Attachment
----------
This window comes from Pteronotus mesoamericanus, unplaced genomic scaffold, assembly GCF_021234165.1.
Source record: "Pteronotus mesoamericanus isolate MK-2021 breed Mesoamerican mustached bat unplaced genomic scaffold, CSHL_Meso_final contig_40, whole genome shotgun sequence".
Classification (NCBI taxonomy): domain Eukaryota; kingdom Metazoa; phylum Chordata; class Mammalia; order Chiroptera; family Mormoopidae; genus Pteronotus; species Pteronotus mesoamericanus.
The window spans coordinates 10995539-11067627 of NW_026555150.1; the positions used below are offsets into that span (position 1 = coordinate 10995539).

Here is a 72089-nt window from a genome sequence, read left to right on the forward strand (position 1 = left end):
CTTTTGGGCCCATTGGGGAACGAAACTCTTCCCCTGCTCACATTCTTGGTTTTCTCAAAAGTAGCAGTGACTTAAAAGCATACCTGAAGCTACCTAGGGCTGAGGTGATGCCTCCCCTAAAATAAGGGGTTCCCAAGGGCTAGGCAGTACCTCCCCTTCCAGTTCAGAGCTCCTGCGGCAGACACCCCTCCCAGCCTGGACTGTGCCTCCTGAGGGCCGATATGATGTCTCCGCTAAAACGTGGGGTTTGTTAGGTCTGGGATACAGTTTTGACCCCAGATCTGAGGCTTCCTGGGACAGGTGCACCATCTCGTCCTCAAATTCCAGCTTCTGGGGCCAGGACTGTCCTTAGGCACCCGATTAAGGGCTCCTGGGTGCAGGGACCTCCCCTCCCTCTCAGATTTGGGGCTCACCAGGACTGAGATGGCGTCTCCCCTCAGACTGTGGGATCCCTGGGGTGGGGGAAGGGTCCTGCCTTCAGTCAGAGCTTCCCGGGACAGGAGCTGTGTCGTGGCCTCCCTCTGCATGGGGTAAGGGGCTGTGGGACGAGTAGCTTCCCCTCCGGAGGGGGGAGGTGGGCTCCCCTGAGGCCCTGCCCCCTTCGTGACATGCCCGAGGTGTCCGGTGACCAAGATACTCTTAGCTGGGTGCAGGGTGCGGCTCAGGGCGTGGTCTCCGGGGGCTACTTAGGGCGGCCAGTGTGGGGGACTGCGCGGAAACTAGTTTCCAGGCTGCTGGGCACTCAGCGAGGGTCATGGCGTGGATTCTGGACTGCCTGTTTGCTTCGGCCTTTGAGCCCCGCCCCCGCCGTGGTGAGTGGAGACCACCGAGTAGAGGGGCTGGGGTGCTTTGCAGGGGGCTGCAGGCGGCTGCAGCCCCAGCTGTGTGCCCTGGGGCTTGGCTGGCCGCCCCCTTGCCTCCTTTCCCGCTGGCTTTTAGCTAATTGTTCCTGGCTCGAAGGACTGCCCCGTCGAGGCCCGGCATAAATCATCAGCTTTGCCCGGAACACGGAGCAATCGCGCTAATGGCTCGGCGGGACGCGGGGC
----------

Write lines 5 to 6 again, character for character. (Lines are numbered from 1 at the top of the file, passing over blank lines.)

Here is a 72089-nt window from a genome sequence, read left to right on the forward strand (position 1 = left end):
CTTTTGGGCCCATTGGGGAACGAAACTCTTCCCCTGCTCACATTCTTGGTTTTCTCAAAAGTAGCAGTGACTTAAAAGCATACCTGAAGCTACCTAGGGCTGAGGTGATGCCTCCCCTAAAATAAGGGGTTCCCAAGGGCTAGGCAGTACCTCCCCTTCCAGTTCAGAGCTCCTGCGGCAGACACCCCTCCCAGCCTGGACTGTGCCTCCTGAGGGCCGATATGATGTCTCCGCTAAAACGTGGGGTTTGTTAGGTCTGGGATACAGTTTTGACCCCAGATCTGAGGCTTCCTGGGACAGGTGCACCATCTCGTCCTCAAATTCCAGCTTCTGGGGCCAGGACTGTCCTTAGGCACCCGATTAAGGGCTCCTGGGTGCAGGGACCTCCCCTCCCTCTCAGATTTGGGGCTCACCAGGACTGAGATGGCGTCTCCCCTCAGACTGTGGGATCCCTGGGGTGGGGGAAGGGTCCTGCCTTCAGTCAGAGCTTCCCGGGACAGGAGCTGTGTCGTGGCCTCCCTCTGCATGGGGTAAGGGGCTGTGGGACGAGTAGCTTCCCCTCCGGAGGGGGGAGGTGGGCTCCCCTGAGGCCCTGCCCCCTTCGTGACATGCCCGAGGTGTCCGGTGACCAAGATACTCTTAGCTGGGTGCAGGGTGCGGCTCAGGGCGTGGTCTCCGGGGGCTACTTAGGGCGGCCAGTGTGGGGGACTGCGCGGAAACTAGTTTCCAGGCTGCTGGGCACTCAGCGAGGGTCATGGCGTGGATTCTGGACTGCCTGTTTGCTTCGGCCTTTGAGCCCCGCCCCCGCCGTGGTGAGTGGAGACCACCGAGTAGAGGGGCTGGGGTGCTTTGCAGGGGGCTGCAGGCGGCTGCAGCCCCAGCTGTGTGCCCTGGGGCTTGGCTGGCCGCCCCCTTGCCTCCTTTCCCGCTGGCTTTTAGCTAATTGTTCCTGGCTCGAAGGACTGCCCCGTCGAGGCCCGGCATAAATCATCAGCTTTGCCCGGAACACGGAGCAATCGCGCTAATGGCTCGGCGGGACGCGGGGC